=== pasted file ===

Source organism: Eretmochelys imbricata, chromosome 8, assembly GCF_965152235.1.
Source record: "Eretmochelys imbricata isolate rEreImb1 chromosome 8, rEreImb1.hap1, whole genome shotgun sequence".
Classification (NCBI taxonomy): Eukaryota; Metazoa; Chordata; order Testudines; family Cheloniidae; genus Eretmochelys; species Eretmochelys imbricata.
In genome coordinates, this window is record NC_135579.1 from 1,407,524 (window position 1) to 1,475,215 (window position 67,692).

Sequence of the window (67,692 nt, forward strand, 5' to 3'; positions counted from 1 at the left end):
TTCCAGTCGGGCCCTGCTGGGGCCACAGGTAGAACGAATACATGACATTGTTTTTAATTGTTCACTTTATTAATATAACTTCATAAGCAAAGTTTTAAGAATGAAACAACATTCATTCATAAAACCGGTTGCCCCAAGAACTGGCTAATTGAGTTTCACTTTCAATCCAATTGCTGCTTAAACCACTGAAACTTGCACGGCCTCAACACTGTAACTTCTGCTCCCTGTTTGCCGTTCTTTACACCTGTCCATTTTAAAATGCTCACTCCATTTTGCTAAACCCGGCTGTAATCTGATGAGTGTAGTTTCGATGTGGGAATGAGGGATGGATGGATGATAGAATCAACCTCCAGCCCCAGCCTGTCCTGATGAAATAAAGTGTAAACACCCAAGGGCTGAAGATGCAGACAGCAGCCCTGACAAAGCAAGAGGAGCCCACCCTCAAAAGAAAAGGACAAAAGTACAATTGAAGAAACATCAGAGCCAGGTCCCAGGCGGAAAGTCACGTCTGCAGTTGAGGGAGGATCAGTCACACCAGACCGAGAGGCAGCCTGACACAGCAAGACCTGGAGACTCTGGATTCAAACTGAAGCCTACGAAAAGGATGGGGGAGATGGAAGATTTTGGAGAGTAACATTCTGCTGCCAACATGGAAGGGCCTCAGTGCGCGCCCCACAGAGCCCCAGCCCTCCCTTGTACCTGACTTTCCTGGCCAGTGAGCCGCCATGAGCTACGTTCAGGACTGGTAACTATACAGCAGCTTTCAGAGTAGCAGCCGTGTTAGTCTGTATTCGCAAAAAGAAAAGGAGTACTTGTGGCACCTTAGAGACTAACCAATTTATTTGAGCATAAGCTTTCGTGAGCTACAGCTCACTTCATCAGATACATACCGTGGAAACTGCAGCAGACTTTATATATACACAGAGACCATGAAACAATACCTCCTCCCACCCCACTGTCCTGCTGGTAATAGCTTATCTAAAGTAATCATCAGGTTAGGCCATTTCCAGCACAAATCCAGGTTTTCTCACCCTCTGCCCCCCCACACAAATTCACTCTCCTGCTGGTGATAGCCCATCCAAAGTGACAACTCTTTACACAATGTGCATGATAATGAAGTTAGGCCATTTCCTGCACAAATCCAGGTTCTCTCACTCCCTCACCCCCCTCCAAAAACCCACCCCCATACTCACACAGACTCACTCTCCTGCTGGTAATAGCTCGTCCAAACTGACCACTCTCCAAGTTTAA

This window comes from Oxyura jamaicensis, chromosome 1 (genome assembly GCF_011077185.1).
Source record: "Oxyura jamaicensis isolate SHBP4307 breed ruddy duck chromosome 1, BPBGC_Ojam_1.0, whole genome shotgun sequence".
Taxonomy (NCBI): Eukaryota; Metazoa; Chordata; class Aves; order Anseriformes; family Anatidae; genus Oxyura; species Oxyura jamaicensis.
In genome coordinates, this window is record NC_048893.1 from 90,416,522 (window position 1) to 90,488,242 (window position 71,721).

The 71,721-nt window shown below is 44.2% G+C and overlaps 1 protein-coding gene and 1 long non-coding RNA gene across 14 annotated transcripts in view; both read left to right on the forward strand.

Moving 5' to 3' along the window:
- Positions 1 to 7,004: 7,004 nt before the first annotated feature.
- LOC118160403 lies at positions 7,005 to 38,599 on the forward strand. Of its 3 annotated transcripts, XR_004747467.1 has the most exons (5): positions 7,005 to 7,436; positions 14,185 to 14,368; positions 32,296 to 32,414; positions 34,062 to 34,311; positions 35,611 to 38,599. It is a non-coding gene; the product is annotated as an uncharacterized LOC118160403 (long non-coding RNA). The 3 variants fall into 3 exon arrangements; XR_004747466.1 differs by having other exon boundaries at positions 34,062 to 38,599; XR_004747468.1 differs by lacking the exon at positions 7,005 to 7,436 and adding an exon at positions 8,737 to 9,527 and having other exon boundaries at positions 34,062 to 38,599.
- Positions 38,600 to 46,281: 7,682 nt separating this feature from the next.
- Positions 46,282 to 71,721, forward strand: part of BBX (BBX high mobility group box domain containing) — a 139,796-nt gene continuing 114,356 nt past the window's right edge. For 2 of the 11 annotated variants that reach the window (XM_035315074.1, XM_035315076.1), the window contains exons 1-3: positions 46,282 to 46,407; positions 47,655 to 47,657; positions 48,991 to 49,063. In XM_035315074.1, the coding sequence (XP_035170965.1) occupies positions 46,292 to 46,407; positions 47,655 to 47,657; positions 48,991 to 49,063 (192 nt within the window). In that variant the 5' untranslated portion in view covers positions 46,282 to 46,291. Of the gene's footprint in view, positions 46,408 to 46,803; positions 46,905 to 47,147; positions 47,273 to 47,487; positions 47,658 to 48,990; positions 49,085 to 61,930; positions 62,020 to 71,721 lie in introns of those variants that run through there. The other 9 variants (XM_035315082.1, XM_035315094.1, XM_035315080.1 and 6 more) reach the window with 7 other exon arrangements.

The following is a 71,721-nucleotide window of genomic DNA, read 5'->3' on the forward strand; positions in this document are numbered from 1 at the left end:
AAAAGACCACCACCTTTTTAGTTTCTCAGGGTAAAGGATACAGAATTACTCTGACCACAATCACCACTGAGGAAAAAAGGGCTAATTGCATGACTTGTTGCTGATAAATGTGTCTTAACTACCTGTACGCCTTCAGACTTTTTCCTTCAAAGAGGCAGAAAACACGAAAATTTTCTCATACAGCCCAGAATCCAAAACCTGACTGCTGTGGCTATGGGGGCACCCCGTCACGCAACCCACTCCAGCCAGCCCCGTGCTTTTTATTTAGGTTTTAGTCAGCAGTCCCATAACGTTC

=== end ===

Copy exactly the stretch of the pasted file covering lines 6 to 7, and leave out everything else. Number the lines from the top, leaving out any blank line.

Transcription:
TTCCAGTCGGGCCCTGCTGGGGCCACAGGTAGAACGAATACATGACATTGTTTTTAATTGTTCACTTTATTAATATAACTTCATAAGCAAAGTTTTAAGAATGAAACAACATTCATTCATAAAACCGGTTGCCCCAAGAACTGGCTAATTGAGTTTCACTTTCAATCCAATTGCTGCTTAAACCACTGAAACTTGCACGGCCTCAACACTGTAACTTCTGCTCCCTGTTTGCCGTTCTTTACACCTGTCCATTTTAAAATGCTCACTCCATTTTGCTAAACCCGGCTGTAATCTGATGAGTGTAGTTTCGATGTGGGAATGAGGGATGGATGGATGATAGAATCAACCTCCAGCCCCAGCCTGTCCTGATGAAATAAAGTGTAAACACCCAAGGGCTGAAGATGCAGACAGCAGCCCTGACAAAGCAAGAGGAGCCCACCCTCAAAAGAAAAGGACAAAAGTACAATTGAAGAAACATCAGAGCCAGGTCCCAGGCGGAAAGTCACGTCTGCAGTTGAGGGAGGATCAGTCACACCAGACCGAGAGGCAGCCTGACACAGCAAGACCTGGAGACTCTGGATTCAAACTGAAGCCTACGAAAAGGATGGGGGAGATGGAAGATTTTGGAGAGTAACATTCTGCTGCCAACATGGAAGGGCCTCAGTGCGCGCCCCACAGAGCCCCAGCCCTCCCTTGTACCTGACTTTCCTGGCCAGTGAGCCGCCATGAGCTACGTTCAGGACTGGTAACTATACAGCAGCTTTCAGAGTAGCAGCCGTGTTAGTCTGTATTCGCAAAAAGAAAAGGAGTACTTGTGGCACCTTAGAGACTAACCAATTTATTTGAGCATAAGCTTTCGTGAGCTACAGCTCACTTCATCAGATACATACCGTGGAAACTGCAGCAGACTTTATATATACACAGAGACCATGAAACAATACCTCCTCCCACCCCACTGTCCTGCTGGTAATAGCTTATCTAAAGTAATCATCAGGTTAGGCCATTTCCAGCACAAATCCAGGTTTTCTCACCCTCTGCCCCCCCACACAAATTCACTCTCCTGCTGGTGATAGCCCATCCAAAGTGACAACTCTTTACACAATGTGCATGATAATGAAGTTAGGCCATTTCCTGCACAAATCCAGGTTCTCTCACTCCCTCACCCCCCTCCAAAAACCCACCCCCATACTCACACAGACTCACTCTCCTGCTGGTAATAGCTCGTCCAAACTGACCACTCTCCAAGTTTAA

This window comes from Oxyura jamaicensis, chromosome 1 (genome assembly GCF_011077185.1).